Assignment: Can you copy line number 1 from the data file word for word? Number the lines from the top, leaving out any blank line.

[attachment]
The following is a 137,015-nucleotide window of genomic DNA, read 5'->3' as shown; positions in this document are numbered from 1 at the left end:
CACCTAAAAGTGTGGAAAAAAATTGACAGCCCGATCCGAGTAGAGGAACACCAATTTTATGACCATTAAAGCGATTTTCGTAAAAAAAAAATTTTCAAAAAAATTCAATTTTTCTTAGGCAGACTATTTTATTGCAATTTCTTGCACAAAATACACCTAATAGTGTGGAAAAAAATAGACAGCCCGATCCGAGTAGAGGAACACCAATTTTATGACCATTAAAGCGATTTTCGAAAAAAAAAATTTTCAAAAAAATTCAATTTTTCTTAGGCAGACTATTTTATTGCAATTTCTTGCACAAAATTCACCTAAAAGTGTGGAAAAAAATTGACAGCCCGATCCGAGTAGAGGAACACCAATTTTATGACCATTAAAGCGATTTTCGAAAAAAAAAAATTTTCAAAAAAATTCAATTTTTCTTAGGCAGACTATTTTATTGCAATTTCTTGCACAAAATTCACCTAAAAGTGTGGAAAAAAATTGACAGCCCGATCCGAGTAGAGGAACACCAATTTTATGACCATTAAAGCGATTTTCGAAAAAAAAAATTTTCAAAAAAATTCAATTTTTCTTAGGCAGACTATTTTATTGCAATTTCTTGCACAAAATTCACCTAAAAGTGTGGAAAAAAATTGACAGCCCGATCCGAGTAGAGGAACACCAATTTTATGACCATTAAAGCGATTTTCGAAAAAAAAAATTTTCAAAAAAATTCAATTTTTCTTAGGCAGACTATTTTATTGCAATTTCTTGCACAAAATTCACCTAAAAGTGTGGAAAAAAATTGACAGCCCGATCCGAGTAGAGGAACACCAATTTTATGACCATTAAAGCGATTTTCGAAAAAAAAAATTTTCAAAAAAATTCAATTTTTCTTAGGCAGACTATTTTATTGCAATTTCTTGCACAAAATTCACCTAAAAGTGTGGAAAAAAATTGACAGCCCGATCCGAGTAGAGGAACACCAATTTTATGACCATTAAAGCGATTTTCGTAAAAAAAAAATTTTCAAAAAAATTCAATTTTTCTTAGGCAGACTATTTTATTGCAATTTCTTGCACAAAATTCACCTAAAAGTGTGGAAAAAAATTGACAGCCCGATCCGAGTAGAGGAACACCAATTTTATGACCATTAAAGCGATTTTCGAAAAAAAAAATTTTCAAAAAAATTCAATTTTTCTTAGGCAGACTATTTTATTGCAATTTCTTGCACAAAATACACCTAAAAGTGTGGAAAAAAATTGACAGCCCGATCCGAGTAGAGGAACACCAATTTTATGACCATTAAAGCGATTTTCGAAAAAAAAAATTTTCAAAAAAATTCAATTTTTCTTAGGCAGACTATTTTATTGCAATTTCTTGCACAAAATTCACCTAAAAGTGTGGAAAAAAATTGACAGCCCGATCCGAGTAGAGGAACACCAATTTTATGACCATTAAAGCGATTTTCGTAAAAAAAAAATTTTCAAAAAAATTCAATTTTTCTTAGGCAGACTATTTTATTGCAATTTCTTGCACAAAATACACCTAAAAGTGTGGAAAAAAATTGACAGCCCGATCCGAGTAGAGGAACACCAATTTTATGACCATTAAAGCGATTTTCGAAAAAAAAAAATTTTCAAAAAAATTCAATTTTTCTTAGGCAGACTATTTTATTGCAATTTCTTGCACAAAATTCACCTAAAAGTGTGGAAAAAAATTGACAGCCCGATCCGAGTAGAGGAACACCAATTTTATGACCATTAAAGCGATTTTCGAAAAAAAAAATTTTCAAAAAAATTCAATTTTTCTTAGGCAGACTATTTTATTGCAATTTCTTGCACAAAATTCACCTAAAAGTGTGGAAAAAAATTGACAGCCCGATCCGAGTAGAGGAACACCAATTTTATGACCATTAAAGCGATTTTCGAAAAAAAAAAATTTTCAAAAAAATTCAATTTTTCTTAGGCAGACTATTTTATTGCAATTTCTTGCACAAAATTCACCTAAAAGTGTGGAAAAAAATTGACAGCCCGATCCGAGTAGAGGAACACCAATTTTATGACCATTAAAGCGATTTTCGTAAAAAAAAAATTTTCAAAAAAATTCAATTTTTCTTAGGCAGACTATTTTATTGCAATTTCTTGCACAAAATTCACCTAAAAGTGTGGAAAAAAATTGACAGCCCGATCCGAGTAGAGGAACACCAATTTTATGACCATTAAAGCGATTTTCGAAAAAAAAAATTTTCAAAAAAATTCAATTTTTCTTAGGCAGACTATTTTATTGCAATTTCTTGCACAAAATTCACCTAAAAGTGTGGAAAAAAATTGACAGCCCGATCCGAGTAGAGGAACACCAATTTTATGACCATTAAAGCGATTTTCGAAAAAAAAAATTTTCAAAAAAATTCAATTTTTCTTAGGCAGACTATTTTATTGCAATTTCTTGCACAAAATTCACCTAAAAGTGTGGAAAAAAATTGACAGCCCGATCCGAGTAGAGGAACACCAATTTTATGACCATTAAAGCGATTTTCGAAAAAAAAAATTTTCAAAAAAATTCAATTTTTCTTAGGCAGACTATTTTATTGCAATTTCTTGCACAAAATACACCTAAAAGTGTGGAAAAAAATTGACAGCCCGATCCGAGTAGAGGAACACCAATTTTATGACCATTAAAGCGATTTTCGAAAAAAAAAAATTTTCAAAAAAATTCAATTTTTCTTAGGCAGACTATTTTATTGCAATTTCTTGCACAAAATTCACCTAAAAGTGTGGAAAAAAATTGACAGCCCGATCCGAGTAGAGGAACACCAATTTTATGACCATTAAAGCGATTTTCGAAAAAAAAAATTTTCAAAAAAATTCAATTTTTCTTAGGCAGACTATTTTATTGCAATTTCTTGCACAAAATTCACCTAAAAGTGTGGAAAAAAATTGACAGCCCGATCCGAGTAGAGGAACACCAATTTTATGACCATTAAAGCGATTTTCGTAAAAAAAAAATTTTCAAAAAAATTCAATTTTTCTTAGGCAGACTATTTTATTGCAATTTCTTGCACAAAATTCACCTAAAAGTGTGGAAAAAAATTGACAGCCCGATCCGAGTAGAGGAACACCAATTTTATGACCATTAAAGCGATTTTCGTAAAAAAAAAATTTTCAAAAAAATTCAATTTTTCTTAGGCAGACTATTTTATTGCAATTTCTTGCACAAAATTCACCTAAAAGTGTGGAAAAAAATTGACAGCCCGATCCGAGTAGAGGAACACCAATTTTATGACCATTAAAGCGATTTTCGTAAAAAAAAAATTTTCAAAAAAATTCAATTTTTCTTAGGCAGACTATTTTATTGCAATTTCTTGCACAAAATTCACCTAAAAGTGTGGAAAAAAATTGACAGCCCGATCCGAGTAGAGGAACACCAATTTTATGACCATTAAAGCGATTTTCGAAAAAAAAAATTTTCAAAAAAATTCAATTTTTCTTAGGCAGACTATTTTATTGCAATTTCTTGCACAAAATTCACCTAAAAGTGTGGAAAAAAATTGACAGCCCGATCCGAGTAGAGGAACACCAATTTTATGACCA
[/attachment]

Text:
The following is a 137,015-nucleotide window of genomic DNA, read 5'->3' as shown; positions in this document are numbered from 1 at the left end: